British Values Statement – 2019

British values are defined by the Department for Education as:

• Democracy

• The rule of law

• Individual liberty

• Mutual respect and tolerance for those with different faiths and beliefs.

These are implicitly embedded in Steiner/Waldorf education and the curriculum and ethos of the London Steiner School. All staff are expected to uphold and promote these values. Listed below are some of the ways in which staff work with these values at the school.

Democracy: making decisions together. Throughout the school, the staff encourages children to see their role as an individual within a bigger social structure, ensuring that the children know their views count, that they value each other’s views and values and are able to talk about their feelings. Class plays, Games and Eurythmy lessons and Choir, as well as many other group activities, give plenty of opportunities for children to practice their social skills. On our many class trips, pupils learn to balance their own wish for freedom with the needs of the group. The Class 5 curriculum covers the origins of democracy and its importance as a concept and principle, and this is met again in more depth in later main lessons.

In older classes, staff can demonstrate democracy in action, for example, by helping a class to agree on a decision through a vote, or holding a mock election to teach students about the electoral system in the UK. Group decision-making is a central facet of the Duke of Edinburgh Award lessons in Classes 7-8. Staff can support the decisions that children make and provide activities that involve turn-taking, sharing and collaboration. Children are given opportunities to develop inquiring minds in an atmosphere where questions are valued.

The College of Teachers at the London Steiner School is itself a body of people who make decisions together.

The rule of law: understanding that rules matter. Staff will help children to understand their own and others’ behaviour and its consequences, also to distinguish right from wrong. Staff sometimes collaborate with children to create the rules and the codes of behaviour and ensure that all children understand that rules apply to everyone. Our Code of conduct and Policy for the Promotion of Good Behaviour are of central importance in the school and are explained to the children when they join the school so that they understand our expectations. Through the application of the policy, they learn that there are consequences if rules are not followed.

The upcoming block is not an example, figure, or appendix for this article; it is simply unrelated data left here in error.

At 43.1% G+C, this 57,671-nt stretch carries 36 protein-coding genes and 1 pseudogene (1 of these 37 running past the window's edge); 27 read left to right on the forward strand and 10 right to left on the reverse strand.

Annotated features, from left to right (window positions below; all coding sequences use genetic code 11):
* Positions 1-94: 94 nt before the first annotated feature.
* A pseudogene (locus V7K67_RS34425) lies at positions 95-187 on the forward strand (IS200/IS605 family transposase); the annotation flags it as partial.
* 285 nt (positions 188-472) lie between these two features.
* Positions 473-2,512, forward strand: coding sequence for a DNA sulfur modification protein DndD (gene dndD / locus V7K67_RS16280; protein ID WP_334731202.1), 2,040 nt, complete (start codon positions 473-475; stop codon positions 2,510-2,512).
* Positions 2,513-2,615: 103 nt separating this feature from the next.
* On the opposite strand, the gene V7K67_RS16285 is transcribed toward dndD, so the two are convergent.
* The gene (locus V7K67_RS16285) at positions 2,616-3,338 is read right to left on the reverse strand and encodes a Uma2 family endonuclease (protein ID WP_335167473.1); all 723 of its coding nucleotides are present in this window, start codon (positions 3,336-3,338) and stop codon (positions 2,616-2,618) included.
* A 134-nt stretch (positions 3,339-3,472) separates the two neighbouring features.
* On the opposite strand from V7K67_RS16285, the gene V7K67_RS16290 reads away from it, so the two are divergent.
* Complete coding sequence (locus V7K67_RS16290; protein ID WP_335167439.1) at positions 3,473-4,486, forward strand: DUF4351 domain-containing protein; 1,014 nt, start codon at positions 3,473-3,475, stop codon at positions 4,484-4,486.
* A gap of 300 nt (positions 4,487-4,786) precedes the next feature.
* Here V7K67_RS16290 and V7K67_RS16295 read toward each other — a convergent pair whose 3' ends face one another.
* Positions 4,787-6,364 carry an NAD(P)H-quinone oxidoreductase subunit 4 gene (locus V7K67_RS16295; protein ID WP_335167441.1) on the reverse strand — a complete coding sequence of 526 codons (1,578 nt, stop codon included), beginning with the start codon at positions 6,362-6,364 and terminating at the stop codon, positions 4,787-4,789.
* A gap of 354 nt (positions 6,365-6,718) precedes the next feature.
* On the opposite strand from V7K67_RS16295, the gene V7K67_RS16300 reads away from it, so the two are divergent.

Games played in the playground are sometimes subject to rules set by adults but often the rules are developed by the children through negotiation with each other, and we encourage this approach. Stories told as part of the curriculum in Classes 1-3 provide an imaginative understanding of moral and social practice, good and evil, justice and redemption.

In Class 6 the study of the Romans gives a wonderful opportunity to consider the importance of the rule of law, and this is also a theme for Religion lessons.

Individual liberty: freedom for all. At London Steiner School we encourage children to develop a positive sense of themselves. Staff provide opportunities for children to develop their self-knowledge, self-esteem and increase their confidence in their own abilities, for example through allowing them to take appropriate risks (e.g. tree climbing), to develop their creative self-expression through music, drama, Eurythmy, art and craft, talking about their experiences and learning through various forms of  constructive feedback. Staff encourage a range of experiences that allow children to explore the language of feelings and responsibility, reflect on their differences and understand that everyone is free to have different opinions.

Mutual respect and tolerance: treat others as you want to be treated.

The London Steiner School promotes an ethos of inclusiveness and tolerance where differing views, faiths, cultures and races are valued and where children are encouraged to engage with the wider community through acts of community service such carol singing at a local old people’s home, annual fundraisers for Macmillan nurses and the local homeless Project ‘Spires’; the biannual Red Nose Day. Volunteering is a key component of the Duke of Edinburgh Award Scheme which we run at our School.

Children should acquire a tolerance and appreciation of and respect for their own and other cultures; know about similarities and differences between themselves and others and among families, faiths, communities, cultures and traditions and share and discuss practices, celebrations and experiences. We are open to celebrating festivals from all religions and often do this with help from parents of pupils with different faiths.

All students learn two languages from the age of 6, and the curriculum covers cultural aspects as well as the study of the language. Every year we welcome several visiting pupils from overseas and our class eight traditionally take a class trip abroad, for example to Germany or France.

Staff will encourage and explain the importance of tolerant behaviours such as sharing and respecting other’s opinions.

Staff are expected to promote diverse attitudes and challenge stereotypes, for example by sharing stories that reflect and value the diversity of children’s experiences and providing resources and activities that challenge gender, cultural and racial stereotyping.

 

 

Comments are closed.